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Retro Game of the Day! Super Metroid

Retro Game of the Day is a daily look back at some of the games we loved - and some that we didn't - during the formative years. Today's entry is Super Metroid.
Retro Game of the Day! Super Metroid
 

Super Metroid by Nintendo for the SNES, released in 1994.

 

This game should need no introduction - Super Metroid is one of the most beloved action games ever created for any system. 16 years after release, it is still topping many gamers' favorite charts.

 

Following on the heels of the original Metroid (and its underappreciated sequel), SM set out to do more of what made those games great; give the player a huge world to go exploring in, with several weapons and tools to pick up. These would be required to access the deeper levels contained therein.

 

Nearly a decade passed between the release of the original and this update; what had changed? For one, the "pass key" system was gone and graciously replaced with save points as in the GameBoy version. Also, no longer would the player need to make his own map, as there was a very helpful auto-mapping feature which would make it much easier to maneuver throughout the game world.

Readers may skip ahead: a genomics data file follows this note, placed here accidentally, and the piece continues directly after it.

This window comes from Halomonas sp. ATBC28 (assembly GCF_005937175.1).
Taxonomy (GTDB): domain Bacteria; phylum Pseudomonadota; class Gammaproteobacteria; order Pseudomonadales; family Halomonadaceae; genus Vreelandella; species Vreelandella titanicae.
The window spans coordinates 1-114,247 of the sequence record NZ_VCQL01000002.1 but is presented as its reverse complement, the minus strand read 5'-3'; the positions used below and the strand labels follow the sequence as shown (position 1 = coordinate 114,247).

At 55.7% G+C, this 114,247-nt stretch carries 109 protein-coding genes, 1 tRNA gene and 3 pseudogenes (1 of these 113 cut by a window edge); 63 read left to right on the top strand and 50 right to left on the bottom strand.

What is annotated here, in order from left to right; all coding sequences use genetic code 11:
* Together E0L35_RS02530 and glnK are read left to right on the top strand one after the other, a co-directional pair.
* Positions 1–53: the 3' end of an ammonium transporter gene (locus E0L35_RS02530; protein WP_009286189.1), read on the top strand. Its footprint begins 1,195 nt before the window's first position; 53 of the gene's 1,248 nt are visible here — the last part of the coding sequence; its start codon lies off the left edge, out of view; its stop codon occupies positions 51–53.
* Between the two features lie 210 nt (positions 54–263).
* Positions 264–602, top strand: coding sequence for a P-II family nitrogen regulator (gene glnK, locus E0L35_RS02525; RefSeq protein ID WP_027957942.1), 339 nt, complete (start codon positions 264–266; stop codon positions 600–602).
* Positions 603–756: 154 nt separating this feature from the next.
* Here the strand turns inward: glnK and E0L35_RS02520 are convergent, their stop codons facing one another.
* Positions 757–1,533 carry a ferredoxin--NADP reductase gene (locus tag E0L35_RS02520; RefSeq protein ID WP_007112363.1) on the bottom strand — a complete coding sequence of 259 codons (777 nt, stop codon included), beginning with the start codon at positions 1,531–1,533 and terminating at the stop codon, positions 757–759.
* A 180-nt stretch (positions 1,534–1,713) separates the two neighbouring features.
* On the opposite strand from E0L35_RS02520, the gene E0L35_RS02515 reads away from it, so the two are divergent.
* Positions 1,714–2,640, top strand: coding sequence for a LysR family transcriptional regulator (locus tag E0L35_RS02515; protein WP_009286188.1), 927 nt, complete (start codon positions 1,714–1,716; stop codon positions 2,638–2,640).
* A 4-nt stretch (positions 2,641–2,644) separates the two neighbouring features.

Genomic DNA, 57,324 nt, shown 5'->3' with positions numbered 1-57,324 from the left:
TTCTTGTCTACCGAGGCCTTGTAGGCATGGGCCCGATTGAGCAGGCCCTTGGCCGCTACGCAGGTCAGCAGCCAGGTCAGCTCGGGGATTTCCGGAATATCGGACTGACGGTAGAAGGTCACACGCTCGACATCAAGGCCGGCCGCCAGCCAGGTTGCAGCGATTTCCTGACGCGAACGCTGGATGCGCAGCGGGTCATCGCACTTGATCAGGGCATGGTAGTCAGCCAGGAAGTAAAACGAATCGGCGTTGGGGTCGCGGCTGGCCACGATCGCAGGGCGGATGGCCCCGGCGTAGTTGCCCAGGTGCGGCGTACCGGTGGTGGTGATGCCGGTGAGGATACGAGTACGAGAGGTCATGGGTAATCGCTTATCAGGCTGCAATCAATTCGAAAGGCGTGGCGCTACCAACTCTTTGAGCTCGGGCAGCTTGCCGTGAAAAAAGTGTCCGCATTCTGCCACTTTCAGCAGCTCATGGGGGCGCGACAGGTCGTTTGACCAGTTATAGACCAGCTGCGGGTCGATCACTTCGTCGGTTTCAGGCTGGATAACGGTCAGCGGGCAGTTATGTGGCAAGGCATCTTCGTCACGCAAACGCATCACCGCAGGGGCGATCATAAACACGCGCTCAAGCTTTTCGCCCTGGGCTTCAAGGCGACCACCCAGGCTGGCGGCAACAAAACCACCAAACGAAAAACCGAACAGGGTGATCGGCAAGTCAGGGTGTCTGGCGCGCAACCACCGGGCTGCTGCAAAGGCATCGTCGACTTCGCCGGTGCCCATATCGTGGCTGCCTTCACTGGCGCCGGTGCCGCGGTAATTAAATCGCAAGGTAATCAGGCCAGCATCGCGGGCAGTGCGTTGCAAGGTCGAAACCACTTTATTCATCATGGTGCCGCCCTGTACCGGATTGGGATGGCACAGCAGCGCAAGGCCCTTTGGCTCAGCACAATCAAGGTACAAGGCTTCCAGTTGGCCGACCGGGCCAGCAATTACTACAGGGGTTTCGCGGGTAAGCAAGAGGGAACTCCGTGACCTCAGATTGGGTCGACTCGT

Of course the audio and visual elements received a major upgrade, the previous incarnations of the game were quite spartan in their presentation. Super Metroid was carefully crafted to be a spooky, mean, alien-looking experience unlike any other played before.

 

The rhythm of the earlier games was smoothed out as well, and the whole game just flows a lot more cleanly. You move from goal to goal in a very nice progression, and many of the frustrating moments of the older games are replaced with a lot of "oh, gee" moments instead. Few games, if any, have ever been so masterfully paced as those in the Metroid series.

There's a reason that this is considered such a plateau in game design, and the title holds up impressively today. If you are one of the five people in the world who has never picked up this game, I recommend you do so now - however, I am in the minority that still prefers the original 8-bit predecessor, as it is that much creepier and more gratifying, ultimately.

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